GRAND RAPIDS, Mich. (WOOD) — That new car you have been shopping around for may become even more difficult to find.
The worldwide semiconductor chip shorting continues, leaving brand new cars parked and dealer lots nearly empty.
“We have under a million units of inventory on dealer’s lots right now.” said IHS Automotive Analysis Mike Wall, who provides analysis to several local parts suppliers. “In a normal environment, where we’re selling 16 and a half, 17 million vehicles, we could easily have three and a half million. Maybe even close to 4 million.”
Much of the problem is due to the semiconductor chip shortage.
“Semiconductor chips are so ubiquitous throughout a vehicle. A vehicle could have around a 1,000 to 1,400 chips,” said Wall.
GM has announced they’ll idle eight plants in North America next week. Other auto makers are expected to do the same.
While they aren’t built West Michigan, a lot of the parts that go inside the idled new vehicles are.
“It doesn’t even matter if that supplier has a component that has chips in it. If the vehicle isn’t being built, at some point you’re going to be impacted.” said Wall.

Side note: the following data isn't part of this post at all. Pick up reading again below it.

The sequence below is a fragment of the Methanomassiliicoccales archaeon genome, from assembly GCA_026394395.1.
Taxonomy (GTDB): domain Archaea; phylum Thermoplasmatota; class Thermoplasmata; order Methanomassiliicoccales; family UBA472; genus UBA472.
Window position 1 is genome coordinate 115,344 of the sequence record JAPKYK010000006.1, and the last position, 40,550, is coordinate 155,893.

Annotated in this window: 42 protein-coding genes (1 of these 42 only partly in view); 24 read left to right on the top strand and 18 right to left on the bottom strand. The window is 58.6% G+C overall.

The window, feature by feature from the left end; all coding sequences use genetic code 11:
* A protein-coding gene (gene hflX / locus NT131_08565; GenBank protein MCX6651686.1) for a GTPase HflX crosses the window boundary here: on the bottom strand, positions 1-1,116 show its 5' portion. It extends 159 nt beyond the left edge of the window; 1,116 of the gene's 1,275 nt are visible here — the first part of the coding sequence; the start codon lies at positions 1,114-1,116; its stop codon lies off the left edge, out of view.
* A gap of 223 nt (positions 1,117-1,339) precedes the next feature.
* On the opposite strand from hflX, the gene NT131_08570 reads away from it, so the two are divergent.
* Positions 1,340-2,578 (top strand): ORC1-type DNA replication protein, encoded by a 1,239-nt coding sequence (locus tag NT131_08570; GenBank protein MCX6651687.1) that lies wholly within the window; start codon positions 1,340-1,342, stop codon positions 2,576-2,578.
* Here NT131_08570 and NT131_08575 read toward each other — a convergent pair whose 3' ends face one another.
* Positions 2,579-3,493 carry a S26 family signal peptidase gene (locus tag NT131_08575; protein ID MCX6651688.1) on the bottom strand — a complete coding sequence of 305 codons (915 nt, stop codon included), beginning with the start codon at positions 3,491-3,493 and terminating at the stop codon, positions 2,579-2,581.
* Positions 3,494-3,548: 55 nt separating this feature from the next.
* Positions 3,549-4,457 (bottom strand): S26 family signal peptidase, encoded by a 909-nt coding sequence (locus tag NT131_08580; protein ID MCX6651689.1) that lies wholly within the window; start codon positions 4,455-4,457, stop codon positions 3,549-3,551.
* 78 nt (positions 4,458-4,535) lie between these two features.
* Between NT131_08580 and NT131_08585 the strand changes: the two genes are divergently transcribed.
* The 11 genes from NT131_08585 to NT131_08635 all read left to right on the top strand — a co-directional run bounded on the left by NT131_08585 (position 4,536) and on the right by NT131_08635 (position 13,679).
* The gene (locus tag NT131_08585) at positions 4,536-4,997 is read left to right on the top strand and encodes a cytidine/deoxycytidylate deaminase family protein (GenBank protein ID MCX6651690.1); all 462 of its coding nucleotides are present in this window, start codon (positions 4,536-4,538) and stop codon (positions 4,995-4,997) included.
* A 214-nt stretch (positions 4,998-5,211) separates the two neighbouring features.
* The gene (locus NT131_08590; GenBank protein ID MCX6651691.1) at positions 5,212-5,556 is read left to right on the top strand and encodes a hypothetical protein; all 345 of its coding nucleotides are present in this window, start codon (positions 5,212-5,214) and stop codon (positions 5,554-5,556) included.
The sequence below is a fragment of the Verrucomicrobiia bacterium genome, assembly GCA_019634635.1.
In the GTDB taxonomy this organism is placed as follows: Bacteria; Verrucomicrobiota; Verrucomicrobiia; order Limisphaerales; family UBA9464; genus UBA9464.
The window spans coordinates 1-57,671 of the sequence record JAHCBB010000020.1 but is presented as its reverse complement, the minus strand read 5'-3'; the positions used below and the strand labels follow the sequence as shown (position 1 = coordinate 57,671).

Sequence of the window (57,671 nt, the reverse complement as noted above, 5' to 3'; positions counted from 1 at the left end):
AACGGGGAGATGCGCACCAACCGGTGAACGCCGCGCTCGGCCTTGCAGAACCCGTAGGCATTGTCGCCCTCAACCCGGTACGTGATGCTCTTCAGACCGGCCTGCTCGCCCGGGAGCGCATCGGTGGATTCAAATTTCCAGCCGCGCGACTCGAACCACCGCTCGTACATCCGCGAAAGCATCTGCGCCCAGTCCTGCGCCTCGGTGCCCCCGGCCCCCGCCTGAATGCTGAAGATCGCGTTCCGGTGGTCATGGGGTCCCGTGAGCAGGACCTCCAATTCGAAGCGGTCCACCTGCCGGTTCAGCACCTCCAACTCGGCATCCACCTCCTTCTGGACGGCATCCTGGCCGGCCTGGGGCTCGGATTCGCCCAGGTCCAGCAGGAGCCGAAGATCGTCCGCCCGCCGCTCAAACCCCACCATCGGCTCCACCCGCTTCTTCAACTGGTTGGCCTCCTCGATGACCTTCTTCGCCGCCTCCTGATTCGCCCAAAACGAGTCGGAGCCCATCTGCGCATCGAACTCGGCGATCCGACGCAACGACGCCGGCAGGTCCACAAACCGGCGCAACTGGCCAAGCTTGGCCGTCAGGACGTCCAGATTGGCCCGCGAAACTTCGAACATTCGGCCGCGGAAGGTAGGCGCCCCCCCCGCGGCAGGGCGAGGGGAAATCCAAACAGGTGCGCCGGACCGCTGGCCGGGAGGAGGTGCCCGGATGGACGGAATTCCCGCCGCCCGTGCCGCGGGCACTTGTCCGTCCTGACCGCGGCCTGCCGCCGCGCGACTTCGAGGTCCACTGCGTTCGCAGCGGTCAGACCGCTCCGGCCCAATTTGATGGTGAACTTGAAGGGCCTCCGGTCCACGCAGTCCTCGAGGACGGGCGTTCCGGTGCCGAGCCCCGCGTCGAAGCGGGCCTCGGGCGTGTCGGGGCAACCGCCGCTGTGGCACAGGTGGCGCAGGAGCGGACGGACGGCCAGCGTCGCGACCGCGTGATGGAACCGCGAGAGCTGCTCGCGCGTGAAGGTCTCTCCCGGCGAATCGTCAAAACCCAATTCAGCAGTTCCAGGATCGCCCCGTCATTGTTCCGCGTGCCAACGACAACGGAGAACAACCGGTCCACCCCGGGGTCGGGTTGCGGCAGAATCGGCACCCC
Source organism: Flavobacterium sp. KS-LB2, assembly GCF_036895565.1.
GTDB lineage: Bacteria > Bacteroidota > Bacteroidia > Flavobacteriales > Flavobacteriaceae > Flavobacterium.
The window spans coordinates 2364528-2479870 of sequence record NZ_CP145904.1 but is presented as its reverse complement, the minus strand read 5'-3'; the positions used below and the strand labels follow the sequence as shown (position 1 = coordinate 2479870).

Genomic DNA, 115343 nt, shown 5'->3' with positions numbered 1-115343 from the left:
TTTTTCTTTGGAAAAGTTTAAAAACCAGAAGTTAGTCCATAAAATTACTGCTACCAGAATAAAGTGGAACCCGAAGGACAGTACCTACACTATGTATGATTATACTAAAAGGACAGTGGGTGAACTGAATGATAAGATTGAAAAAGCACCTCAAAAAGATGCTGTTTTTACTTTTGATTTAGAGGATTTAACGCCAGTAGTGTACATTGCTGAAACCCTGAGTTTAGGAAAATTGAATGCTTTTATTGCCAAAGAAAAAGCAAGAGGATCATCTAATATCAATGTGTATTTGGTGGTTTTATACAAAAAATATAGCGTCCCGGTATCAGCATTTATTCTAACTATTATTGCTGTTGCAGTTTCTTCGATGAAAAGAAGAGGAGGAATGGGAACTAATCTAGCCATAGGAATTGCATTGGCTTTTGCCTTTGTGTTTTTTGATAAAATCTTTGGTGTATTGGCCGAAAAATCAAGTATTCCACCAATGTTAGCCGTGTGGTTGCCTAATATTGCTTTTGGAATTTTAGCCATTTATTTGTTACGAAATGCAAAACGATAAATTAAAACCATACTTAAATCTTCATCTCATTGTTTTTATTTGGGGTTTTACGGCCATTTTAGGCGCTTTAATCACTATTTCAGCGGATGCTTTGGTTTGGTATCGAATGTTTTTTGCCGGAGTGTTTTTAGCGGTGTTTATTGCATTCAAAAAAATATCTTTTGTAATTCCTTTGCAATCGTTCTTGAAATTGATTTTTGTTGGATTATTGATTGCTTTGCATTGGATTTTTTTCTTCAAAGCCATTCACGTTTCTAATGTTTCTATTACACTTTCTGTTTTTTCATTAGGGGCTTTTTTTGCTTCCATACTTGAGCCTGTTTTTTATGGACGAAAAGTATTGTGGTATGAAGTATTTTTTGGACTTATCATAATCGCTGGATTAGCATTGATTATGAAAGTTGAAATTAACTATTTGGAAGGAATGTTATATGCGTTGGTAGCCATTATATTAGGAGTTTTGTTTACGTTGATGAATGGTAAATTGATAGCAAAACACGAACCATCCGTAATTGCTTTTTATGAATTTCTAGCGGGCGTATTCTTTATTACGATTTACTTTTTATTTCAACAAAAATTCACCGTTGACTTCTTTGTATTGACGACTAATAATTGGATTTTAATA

He says so far, those companies have been able to adjust production schedules.
There have been slows downs, but no shut downs in West Michigan.
“So they may still pull parts and they may stock them somewhere. But you can only do that for so long. There’s only so much warehouse space,” said Wall.
As for the light at the end of the tunnel, Wall sees some improvement next year. But he thinks the effects of the shortage could linger in to 2024.
“As crazy as that sounds, just because of the sheer magnitude of the gap,” said Wall.
He says another thing that’s kept auto suppliers up and running is the tight labor market. A lack of workers means more work for those still on the production lines.